• Portuguese Deaths

    Back in the early 1980s, when I was reporter and presenter on TV Eye – a nationally networked UK current affairs programme – I was sent to Portugal to investigate a series of mysterious deaths of British holidaymakers in Portuguese resorts.
    The deaths had all occurred over the space of a couple of months and all involved holidaymakers, often golfers, who had escaped the British winter for some Portuguese sunshine.
    Accommodation for the summer trade was often empty during the winter; chalets were often built alongside golf courses and British golfers were a welcome boost to trade. The tourist operators, though, as well as the Portuguese and British authorities, became increasingly concerned at the unexplained deaths.
    The deaths all had common features. They usually occurred in the early evening, often after a round of golf. The victims typically exhibited no symptoms prior to collapsing for apparently no reason and dying within a few minutes.
    One typical case was that of a middle-aged British couple who had returned to their accommodation after a round of golf. As the sun went down and the temperature dropped, they had closed the windows and the wife had apparently gone to run a bath. She was discovered naked lying beside her husband on the living-room floor; it seemed that they had died within a minute or two of each other.
    The Portuguese doctors were totally flummoxed by these deaths. The only symptom common to all the deaths was that the victims all had a rosy colour, perhaps because of the sunshine they had enjoyed. The death certificates variously ascribed the deaths to sun stroke, food poisoning and, in the case of the golfing couple and reflecting the wife’s nakedness, to “excessive love-making”.
    The British media were equally mystified. The finger was pointed at lax Portuguese building standards and it was speculated that there may have been gas leaks which were responsible. The Portuguese authorities were adamant, however, that there was no sign of the gas supply being defective in any way, nor were the symptoms consistent with gas poisoning.
    By the time I arrived with a film crew, the tourist trade for winter golfers had come to a premature halt. I began my inquiries when most possibilities had been dismissed.
    I could place no reliance on the Portuguese death certificates. They were so much at variance with each other and in some cases so fanciful that they were completely unhelpful. The state of Portuguese medicine at the time was illustrated by my discovery of organs taken from one victim during an autopsy stored in an empty Nescafe tin in a shed!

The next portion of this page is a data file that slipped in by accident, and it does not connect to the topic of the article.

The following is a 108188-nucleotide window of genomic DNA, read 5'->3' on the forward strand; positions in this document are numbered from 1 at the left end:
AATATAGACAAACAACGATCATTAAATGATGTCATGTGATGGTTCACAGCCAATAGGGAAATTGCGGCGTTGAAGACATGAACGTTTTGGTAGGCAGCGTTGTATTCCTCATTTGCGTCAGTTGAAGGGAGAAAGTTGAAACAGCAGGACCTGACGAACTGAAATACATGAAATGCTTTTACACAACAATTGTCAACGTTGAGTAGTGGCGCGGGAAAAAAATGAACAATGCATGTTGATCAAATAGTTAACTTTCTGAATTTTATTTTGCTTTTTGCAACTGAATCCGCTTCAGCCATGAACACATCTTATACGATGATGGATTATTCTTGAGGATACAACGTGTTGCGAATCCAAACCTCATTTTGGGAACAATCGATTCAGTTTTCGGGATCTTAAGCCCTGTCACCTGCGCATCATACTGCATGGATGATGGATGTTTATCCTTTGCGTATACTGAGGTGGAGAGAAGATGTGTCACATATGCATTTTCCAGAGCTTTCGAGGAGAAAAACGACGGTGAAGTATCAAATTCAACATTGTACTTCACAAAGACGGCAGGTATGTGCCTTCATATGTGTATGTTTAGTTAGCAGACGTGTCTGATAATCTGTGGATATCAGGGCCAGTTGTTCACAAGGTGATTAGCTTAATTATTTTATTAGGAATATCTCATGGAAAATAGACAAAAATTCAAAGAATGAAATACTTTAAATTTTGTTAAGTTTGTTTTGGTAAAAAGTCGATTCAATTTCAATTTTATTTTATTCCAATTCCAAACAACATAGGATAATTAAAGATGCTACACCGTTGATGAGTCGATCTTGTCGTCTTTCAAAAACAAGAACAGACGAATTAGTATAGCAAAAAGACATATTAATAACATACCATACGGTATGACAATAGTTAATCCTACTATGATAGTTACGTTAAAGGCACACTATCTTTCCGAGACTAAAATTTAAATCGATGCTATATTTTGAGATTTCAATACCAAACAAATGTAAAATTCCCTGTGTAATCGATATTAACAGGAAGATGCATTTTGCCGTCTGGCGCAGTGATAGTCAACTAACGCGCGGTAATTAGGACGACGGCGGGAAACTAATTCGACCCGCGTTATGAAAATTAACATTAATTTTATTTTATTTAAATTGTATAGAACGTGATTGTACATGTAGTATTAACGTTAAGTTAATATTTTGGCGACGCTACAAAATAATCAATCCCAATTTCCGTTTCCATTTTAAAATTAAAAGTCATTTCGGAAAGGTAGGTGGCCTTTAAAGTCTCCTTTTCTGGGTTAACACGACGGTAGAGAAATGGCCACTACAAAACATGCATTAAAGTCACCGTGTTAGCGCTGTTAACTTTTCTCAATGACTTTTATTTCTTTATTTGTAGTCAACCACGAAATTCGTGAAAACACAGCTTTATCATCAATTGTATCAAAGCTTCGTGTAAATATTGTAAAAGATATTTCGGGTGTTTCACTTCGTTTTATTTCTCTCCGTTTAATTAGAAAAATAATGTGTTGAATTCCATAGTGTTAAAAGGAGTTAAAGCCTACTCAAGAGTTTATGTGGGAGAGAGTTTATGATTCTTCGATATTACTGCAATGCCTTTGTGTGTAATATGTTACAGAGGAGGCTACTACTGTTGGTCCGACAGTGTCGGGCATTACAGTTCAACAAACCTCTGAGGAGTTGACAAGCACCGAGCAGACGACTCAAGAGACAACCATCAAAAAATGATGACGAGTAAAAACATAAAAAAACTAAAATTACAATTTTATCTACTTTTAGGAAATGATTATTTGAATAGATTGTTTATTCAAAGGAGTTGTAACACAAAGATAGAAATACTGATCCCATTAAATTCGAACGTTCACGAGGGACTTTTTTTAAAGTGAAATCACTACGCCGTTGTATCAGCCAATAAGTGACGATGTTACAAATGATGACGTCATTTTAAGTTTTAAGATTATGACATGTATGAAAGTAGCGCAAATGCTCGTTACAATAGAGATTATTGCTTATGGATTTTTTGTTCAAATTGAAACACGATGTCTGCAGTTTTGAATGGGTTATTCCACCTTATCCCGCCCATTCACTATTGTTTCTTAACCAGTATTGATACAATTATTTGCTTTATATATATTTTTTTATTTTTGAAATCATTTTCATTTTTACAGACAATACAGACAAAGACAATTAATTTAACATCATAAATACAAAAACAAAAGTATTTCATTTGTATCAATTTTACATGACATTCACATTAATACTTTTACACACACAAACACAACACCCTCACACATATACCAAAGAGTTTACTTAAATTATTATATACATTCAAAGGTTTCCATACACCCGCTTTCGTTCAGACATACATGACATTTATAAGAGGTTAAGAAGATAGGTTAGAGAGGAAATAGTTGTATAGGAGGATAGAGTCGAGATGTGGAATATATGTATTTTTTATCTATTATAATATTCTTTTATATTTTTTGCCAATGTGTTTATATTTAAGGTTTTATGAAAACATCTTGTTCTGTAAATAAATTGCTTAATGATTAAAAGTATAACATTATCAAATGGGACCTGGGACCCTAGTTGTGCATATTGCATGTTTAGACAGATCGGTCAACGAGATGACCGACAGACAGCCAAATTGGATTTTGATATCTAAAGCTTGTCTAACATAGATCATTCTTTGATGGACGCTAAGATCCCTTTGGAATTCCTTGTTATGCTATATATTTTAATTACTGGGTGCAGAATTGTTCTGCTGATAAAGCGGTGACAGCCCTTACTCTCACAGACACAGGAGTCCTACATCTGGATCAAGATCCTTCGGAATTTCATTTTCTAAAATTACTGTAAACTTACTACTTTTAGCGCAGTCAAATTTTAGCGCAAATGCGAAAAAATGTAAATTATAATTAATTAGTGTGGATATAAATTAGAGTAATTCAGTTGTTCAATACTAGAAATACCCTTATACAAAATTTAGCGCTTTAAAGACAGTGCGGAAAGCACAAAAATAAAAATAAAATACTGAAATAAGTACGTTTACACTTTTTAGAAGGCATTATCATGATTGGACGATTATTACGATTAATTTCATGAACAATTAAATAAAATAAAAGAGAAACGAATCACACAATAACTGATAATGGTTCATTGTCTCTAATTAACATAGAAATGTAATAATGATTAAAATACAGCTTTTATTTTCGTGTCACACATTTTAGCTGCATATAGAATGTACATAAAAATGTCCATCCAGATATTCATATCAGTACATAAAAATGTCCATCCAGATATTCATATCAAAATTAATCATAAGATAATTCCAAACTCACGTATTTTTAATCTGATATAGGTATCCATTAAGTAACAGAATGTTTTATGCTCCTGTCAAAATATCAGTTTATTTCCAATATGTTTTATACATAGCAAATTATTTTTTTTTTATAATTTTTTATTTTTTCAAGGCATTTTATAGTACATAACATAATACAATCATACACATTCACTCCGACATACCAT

It was clear to me, however, that the victims had died from some kind of traumatic cessation of their ability to breathe properly. I was eventually able, following considerable research of medical histories and of meteorological records for those couple of months, to establish what had happened.
    All the cases seemed to involve the use of some form of heating – sometimes just to warm the room or to heat water for a bath or shower. On the date of each death, the external temperature had dropped suddenly and an inversion of the usual temperature layers had occurred; colder air had dropped suddenly closer to ground level.
    The holiday-makers had therefore closed windows that would normally have remained open in summer; the heaters had all been properly flued, but the flues were not high or long enough for winter conditions. The result was that the perfectly normal exhaust gases from the flames of space or water heaters had, as a result of the abnormal drop in outside temperatures, cooled before they could escape into the atmosphere; they had then fallen back down the flue and on to the flame, denying the flame the oxygen it needed to operate normally.
    The result? The flame produced carbon monoxide – a colourless and odourless gas that is heavier than air. As the level of carbon monoxide built up, it would eventually reach the level of someone sitting or reclining. The lack of air would cause that person to collapse. A potential rescuer, dropping to floor level to help, would also lose consciousness straight away. Pinkness of the skin is a classic symptom of death by carbon monoxide.
    I am prompted to recount this story by the reports of the family of five who nearly died in West Auckland last week from what was reported as “gas poisoning” arising from “petrol-generator fumes”. Carbon monoxide is not poisonous in the normal sense. Nor does the fuel – gas, petrol, wood – that produces the flame have anything to do with it. The records show a case in a tenement building in Glasgow, for example, where someone died when exhaust gases from a coal fire in the room above cooled and fell back down the shared chimney into an open fireplace without a fire. All that is needed is poor ventilation, coupled with a flame – irrespective of what fuels it – that is denied oxygen.
    Every year or so, we read of similar cases – in caravans, boats, holiday accommodation. These tragedies will not stop until they are accurately reported, so that we understand their real cause.
    Bryan Gould
    2 December 2012
    This article was published in the NZ Herald on 4 December.